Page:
MAP leaning on three pillars

Team aims to advocate, educate and empower students using platform points

Presidential candidate Colin McLeod
Image by: Tyler Ball
Presidential candidate Colin McLeod

For Team MAP—presidential candidate Colin McLeod, vice-president (operations) candidate Ellen Allwright and vice-president (university affairs) candidate Suhail Panjwani—their election platform stands on three fundamental pillars: advocating, educating and empowering.

McLeod, ArtSci ’09, said advocating means standing up for the high quality of education for which Queen’s is known.

“One thing is putting pressure on the administration to make sure that teaching quality comes first. Queen’s has had this pattern over the past few years where we’re hiring top-quality researchers but we’re forgetting about educators.”

McLeod said his team plans to advocate for measures to keep professors more accountable.

“One thing we’re going to do is push for more USAT transparency to make sure it’s opt-out and not opt-in. The professors don’t have to put their scores online if they don’t want to,” he said.

McLeod said his team wants to reform the website which releases professor ratings to the public.

“Right now we have the USAT website for the AMS at, but the problem with that is the site is not that accessible and it’s a voluntary thing,” he said.

McLeod said his teams feels the structure of isn’t user-friendly.

“It’s just the format of the website that we have a problem with,” he said. “We want the website to have more of a scroll-down menu. It’s currently an alphabetical use of a drop down menu and we want to make it a more easily accessible menu.”

Also included in MAP’s platform is the promise to advocate for earlier release of exam schedules.

“The reason we put this forward is that we thought that it would reach out to absolutely all Queen’s students,” McLeod said. “We met with the registrar, Joanne Brady, and what she told us that it’s definitely doable; the departments just need to know that the students care about this.”

Panjwani, ConEd ’09, said the second pillar of MAP’s platform, educating, is designed to promote social justice on campus by implementing volunteer diversity and racism workshops offered by the National Coalition Building Institute. Each session costs $20,000.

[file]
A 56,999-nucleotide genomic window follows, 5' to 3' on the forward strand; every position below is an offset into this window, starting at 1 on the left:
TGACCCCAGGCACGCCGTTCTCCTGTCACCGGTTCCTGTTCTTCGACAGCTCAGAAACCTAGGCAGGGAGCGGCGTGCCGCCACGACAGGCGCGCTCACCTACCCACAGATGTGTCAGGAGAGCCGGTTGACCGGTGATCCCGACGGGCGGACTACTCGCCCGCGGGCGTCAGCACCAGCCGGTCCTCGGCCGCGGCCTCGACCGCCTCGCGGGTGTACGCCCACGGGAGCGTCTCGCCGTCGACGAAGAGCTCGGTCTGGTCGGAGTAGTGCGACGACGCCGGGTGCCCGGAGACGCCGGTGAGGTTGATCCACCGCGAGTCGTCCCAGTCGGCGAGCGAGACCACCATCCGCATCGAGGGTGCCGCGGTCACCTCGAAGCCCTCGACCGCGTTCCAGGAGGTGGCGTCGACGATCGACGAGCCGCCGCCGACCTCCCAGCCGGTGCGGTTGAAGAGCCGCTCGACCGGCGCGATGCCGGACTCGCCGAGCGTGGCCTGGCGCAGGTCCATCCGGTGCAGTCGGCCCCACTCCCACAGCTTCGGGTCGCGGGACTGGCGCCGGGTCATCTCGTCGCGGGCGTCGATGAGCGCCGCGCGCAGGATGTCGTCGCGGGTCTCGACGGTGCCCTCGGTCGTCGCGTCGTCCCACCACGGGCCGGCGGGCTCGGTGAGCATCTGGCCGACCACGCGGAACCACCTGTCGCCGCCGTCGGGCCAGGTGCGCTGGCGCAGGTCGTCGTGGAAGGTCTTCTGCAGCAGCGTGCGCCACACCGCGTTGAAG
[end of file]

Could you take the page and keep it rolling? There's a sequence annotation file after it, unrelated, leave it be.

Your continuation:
“We propose to have educational workshops led by thorough organizations to come in and deal with these social issues and teach use how we can reduce our prejudice, prevent violence and also build coalition between different groups.”

Panjwani said his team also promises to increase the amount of transparency within the AMS.

“We want to make sure that our budget and our financials are released onto a website, or even e-mailed out to all the student body.” Allwright, ArtSci ’09, said the third pillar, empowering, is meant to reach out to AMS clubs, volunteers and beyond the bubble to the Kingston community.

“With clubs, we want to create a 12-month manager,” she said. “Under this 12-month manager position, we would have two to three deputies who have specific portfolios to aid club members in all their endeavours.”

Allwright said MAP also plans to give AMS volunteers more support.

“In terms of volunteers, what we want to have is a central hub for all these volunteers under the human resources officer. This is so volunteers are really getting that appreciation that they deserve, but they’re also getting that support from the AMS that they deserve.”

McLeod said the volunteer hub is meant to be a resource for students who want to get involved.

“It’s to make volunteer opportunities more accessible to students.”

Allwright said her team intends to scheduling regular meetings where students will be given the opportunity to have their voices heard on issues of public concern.

“We’re going to have town hall meetings. These will be open forum meetings for all of the Queen’s community and the Kingston community,” she said. “We will have guest speakers and what we promise to do is have these forums whenever an issue arises that people feel that they need to voice their opinions on.”

McLeod said his team believes the town hall meeting structure will provide students with a more comfortable alternative to assembly meetings.

“They are meant to talk about issues in a non-combative way,” he said. “It won’t have any binding motions. It’s meant to address issues in an informal way.”

McLeod said MAP is optimistic about the type of positive change his team can implement with the aid of student feedback.

“When we met with Patrick Deane, we had such an inspirational talk because he told us that anything we really wanted to do was possible as long as we had student support for it,” he said. “As much as the three of us are running, we would be nothing without student support. So we really need to build on that and put forward a strong, strong vision to the administration.”

To read Team MAP’s full platform, go to

All final editorial decisions are made by the Editor(s)-in-Chief and/or the Managing Editor. Authors should not be contacted, targeted, or harassed under any circumstances. If you have any grievances with this article, please direct your comments to

Leave a Reply

Your email address will not be published. Required fields are marked *

Queen's Journal

© All rights reserved.

Back to Top
Skip to content